Every time the Ink Slingers meet, we do two to three writing exercises that must include three to four specific words that were unknown to the author prior to hearing the loud “START!” command and then getting to it! We love sharing the end result with you.
Sometimes the author will have three unique shorts and other times the author will write a continuing story from one exercise to the next. These continuations can be tricky to create but this Ink Slinger killed it with this fun story.
Turkey, narrow, messy
The table could be called several adjectives, each more extreme than the last. But, for the sake of avoiding rude language, Kevin went with the simple go-to of “messy.” Smeared in gravy, doused in tiny pieces of bread, and containing a long trail of yams and cranberry sauce like some massive snail had gone through the area.
All of this paled though, from the thing standing on the table, on its’ hind legs, wielding a carving knife with supreme hostility.
“You…you butcher!” the thing cried, and Henry flinched. Not because he was insulted—he was a literal butcher, after all, that was kind of the whole reason the creature was here actually—but because he could not fathom how or why a headless turkey would be able to talk to him.
It glistened underneath the lights, the golden-brown skin of a perfect roast only increasing the surrealist nature of the proceedings.
“Sorry!?” shrieked the bird, and Henry flinched again as a knife missed by a narrow margin his ear. He glanced back as the implement stuck out of the wall, still vibrating.
So, the bird was super strong, too. Great.
“I am very sorry?” Henry ventured. “I did not…well, it’s Thanksgiving and all. It’s the custom?”
“And you expect me to care?” the fowl said and jumped down off the table. “I suppose, then, if it were the right holiday, it would be okay to cook and eat you?”
Marked, butterscotch, grime
“Uh, no, well, I would not appreciate it,” Henry replied, and took a step away as it waddled toward him, still disturbingly glistening and now somewhat tainted by the floor’s grime.
“Oh, well, hypocrisy and a butcher then,” the bird said, his voice taking on a grim tone. “We can’t have that. Perhaps I teach you how we serve humans on Bird’s-Giving then.”
“You made that up,” Henry commented, stalling for time. He looked for some sort of weapon—but it was dead already, so he had no idea what would help.
“I did. Yes.” The turkey made the inside of its hollow neck produce a sucking sound. “But, then, since I did, I get to decide the traditions. How about you are drowned in butterscotch, or lit on fire with brandy. How about I stuff you with cactuses?”
Henry did not like the sound of any of that. A deep sense of confusion was also making the whole thing odder. How had he gone from a cook making his soon-to-arrive family a meal to a marked man fighting a demon turkey?
“Gobble, gobble,” the creature said, his voice slow and menacing. With one leap, he flew into the air—not actually flying, his wings were plucked—and slammed into the face of poor Henry.
Henry let out a shout but still managed to grab the demon by its leg, and hang it upside down. The bird suddenly, and comically, had no real way to deal with this.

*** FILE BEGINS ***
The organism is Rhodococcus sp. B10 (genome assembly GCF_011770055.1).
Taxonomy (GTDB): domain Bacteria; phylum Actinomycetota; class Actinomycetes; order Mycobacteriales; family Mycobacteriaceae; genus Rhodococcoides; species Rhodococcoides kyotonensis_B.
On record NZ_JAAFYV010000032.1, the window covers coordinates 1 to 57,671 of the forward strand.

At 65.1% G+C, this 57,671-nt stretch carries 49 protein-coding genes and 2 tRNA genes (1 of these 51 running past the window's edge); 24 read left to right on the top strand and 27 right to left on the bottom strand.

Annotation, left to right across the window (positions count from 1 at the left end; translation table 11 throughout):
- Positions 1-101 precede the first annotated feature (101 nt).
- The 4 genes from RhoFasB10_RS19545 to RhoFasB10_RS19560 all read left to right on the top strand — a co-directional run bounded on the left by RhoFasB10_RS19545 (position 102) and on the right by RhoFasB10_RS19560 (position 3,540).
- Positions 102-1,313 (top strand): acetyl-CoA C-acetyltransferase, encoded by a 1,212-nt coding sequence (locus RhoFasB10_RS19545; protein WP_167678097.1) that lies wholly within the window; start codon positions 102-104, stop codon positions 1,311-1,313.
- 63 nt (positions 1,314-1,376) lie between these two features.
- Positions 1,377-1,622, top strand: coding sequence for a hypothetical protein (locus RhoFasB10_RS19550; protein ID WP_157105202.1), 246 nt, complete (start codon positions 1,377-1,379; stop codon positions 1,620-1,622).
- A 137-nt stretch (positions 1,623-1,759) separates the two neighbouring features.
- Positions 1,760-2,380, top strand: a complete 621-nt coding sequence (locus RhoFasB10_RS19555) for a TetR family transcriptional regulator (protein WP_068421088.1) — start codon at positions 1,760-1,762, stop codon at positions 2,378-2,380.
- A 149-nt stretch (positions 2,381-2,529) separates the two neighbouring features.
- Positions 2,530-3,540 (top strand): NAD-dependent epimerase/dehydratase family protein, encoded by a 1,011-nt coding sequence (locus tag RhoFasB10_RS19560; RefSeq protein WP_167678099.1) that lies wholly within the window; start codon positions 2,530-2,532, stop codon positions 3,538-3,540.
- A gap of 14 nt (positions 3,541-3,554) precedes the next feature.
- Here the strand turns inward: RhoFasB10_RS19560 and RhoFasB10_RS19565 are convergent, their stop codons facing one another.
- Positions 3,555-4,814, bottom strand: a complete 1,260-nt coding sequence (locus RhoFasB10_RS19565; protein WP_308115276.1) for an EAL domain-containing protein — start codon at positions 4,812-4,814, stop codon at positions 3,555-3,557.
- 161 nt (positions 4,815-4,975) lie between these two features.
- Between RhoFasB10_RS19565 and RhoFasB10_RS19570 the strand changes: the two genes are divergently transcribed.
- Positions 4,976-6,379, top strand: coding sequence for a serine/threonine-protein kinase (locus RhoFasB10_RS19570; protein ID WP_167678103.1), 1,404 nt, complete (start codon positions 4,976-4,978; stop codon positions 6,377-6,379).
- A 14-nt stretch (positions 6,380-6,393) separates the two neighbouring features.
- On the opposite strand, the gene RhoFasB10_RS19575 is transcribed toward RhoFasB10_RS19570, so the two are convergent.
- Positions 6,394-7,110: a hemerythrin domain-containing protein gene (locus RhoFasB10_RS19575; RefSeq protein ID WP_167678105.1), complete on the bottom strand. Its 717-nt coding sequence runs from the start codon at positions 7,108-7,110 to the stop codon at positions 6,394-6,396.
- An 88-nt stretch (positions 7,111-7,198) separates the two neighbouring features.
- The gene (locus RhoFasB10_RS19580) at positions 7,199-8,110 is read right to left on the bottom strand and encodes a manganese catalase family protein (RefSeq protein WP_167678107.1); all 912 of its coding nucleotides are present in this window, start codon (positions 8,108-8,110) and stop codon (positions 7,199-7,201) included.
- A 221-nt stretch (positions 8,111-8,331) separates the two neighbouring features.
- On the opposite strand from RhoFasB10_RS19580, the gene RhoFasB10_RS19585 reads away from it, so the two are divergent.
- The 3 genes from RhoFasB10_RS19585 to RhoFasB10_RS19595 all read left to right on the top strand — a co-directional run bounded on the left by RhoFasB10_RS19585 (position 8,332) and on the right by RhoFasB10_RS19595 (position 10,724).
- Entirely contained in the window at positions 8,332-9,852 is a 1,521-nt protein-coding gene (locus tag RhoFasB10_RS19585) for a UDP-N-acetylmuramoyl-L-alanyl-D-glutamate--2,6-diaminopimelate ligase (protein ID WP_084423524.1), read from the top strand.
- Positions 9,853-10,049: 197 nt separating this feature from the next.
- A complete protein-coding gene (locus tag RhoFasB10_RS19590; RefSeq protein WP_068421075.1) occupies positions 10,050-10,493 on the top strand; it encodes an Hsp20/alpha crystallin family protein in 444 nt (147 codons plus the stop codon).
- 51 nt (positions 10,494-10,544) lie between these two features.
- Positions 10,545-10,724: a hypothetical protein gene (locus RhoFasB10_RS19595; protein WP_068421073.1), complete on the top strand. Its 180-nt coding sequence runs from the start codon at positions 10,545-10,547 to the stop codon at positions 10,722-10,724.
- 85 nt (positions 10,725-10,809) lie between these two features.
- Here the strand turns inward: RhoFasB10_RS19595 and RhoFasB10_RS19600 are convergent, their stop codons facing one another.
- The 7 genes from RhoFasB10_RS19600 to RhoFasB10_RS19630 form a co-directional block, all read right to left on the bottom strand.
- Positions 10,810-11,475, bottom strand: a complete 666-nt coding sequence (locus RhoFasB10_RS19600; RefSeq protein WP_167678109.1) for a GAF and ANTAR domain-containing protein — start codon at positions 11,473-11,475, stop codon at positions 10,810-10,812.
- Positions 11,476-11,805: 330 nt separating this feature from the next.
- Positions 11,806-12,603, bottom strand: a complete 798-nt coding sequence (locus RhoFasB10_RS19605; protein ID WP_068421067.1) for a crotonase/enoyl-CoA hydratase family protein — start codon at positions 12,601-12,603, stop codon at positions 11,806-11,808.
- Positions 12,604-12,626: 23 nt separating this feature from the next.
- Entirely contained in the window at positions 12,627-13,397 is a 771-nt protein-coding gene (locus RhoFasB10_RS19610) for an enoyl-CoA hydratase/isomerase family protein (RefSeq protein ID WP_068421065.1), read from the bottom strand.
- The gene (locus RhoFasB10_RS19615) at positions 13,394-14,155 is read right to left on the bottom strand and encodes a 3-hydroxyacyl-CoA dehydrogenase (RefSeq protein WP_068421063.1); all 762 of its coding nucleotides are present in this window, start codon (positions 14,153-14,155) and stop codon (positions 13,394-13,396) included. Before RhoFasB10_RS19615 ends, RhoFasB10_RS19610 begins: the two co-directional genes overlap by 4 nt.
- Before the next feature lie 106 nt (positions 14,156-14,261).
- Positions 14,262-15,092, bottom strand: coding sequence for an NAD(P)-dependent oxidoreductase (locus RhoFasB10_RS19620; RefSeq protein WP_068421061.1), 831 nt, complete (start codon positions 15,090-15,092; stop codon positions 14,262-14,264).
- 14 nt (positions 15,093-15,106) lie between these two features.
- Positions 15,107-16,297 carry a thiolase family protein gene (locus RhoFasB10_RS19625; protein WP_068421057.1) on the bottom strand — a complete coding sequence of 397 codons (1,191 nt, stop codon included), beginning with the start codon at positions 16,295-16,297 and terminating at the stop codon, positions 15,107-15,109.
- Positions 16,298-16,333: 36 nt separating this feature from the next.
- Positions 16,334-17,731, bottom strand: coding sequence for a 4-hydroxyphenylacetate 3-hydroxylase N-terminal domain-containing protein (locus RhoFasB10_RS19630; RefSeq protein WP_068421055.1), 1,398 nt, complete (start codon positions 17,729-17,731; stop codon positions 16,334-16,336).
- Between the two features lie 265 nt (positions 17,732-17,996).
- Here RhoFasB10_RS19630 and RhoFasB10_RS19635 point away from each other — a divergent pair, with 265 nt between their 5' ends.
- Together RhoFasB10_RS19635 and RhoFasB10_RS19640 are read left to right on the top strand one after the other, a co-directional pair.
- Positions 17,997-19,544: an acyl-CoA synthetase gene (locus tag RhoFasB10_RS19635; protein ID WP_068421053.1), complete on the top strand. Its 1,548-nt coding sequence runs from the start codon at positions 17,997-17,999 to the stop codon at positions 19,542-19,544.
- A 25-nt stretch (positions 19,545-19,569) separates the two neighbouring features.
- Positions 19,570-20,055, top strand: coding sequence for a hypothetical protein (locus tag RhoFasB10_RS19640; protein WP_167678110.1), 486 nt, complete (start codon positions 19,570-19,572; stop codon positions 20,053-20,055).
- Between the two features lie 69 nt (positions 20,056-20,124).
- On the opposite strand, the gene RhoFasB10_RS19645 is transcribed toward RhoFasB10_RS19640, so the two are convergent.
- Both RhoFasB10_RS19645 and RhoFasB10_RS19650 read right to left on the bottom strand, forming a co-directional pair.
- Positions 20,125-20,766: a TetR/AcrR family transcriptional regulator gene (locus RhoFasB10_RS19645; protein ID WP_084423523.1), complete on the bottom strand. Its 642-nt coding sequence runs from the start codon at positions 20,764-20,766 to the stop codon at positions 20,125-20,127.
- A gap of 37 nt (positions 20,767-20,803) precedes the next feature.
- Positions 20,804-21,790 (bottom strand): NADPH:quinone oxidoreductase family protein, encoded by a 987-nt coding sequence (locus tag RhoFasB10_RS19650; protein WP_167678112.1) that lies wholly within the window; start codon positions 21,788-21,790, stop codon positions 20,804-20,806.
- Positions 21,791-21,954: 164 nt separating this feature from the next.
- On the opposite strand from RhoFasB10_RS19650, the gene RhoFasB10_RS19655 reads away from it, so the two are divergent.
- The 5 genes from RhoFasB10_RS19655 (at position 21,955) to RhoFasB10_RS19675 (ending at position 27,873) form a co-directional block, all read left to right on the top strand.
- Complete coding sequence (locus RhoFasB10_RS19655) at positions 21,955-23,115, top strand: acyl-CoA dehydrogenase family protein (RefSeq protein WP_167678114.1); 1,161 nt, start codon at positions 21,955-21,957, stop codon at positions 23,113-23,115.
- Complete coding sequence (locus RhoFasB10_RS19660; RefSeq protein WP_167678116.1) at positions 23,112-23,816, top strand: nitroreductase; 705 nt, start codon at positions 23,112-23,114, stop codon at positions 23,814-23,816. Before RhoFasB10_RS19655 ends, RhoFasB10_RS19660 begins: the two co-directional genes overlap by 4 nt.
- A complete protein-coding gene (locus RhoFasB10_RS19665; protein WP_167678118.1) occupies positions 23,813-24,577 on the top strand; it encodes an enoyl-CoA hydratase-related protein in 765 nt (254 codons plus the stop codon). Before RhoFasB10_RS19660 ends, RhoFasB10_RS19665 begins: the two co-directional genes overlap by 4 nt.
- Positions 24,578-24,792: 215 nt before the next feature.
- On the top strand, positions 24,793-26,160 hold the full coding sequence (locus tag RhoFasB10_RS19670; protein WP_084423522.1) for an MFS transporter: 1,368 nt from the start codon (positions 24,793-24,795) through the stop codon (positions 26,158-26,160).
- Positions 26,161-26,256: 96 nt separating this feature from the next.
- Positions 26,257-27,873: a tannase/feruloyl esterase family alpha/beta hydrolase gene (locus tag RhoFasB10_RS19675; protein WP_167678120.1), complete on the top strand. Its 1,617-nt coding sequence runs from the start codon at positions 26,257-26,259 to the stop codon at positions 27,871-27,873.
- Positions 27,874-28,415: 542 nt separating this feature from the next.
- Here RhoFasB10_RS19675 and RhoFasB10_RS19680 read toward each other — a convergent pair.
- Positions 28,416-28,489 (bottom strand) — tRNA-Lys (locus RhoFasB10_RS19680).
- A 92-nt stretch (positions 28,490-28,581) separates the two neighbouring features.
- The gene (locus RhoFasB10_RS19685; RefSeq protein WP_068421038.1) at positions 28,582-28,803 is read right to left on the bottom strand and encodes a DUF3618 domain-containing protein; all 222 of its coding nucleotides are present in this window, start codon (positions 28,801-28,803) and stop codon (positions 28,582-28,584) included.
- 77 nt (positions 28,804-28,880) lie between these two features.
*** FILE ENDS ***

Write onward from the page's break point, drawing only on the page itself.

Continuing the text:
“Oh,” Henry muttered. “Right.”
Strength or no strength. It was still tiny.
“I guess you’re not done cooking yet,” Henry said. “I guess some more time in the oven might be in order.”
“Noooo!!!!” the turkey roared.
Zone, ghastly, tickle
The bird entered the oven with a thud, and Henry slammed shut the door. Without much thought or hesitation to it, he dialed the heat as high as it would go. It might destroy the oven, might burn down a bit of the house—but it was better than being killed by poultry. Better than being eaten with butterscotch.
It was then, that a ghastly sound came from inside the oven, and the whole appliance shook. Henry pressed his body up to the door, even as heat licked out in small bursts on his arms. It started as a near-tickle, before the whole metal turned too hot, and he backed off.
“Oh…oh, is that what I am? Burned meat for the gods?”
The voice was slurred, and dark, and angry. And Henry opened his mouth in alarm as a thick cloud of black smoke came out, and a face formed, the face of a pissed-off bird.
“Did you think it would be that easy? I am freed now from the zone of my own bird form. You have made me into a much worse enemy, my butcher. I will take your world for what you have done! Every day will be Human’s-giving. Your blood will run like gravy down on the sidewalks and into my soup bowls!”
Just then, the smoke triggered the alarms, and water poured down, soaking the floor and Henry and dissipating the smoke.
“I will return when you are at your plumpest, my butcher. At the end of your feast—I will feast.”
With that, the turkey was gone. The air cleared. And the door opened behind him, and the excited chattering of Henry’s kids filled the space.
Henry spun around and put on his best smile.
“Hey! So, I was thinking…who wants to just drop the whole Thanksgiving thing and get some tofu? Or, how about a nice, wholesome, low-calorie salad?”
About Brandon Scott
From a young age, Brandon Scott realized he was tired of stories where all the characters survived, and the good guys always won. And, after flirting off and on with the idea of writing for a few years, he got his first disturbed shudder out of a reader. Since then, Brandon Scott has been chasing that same shudder, penning dark speculative fiction stories of various lengths–some of which even he can’t think about for too long without his stomach tightening.
When Brandon Scott is not writing, sleeping, cooking, or just busy with life stuff (a rare thing indeed) he enjoys anime, books, movies, television, dumb online videos, and really anything you might call “nerdy” or “geeky.” He lives in Florida and somehow still manages to feel cold.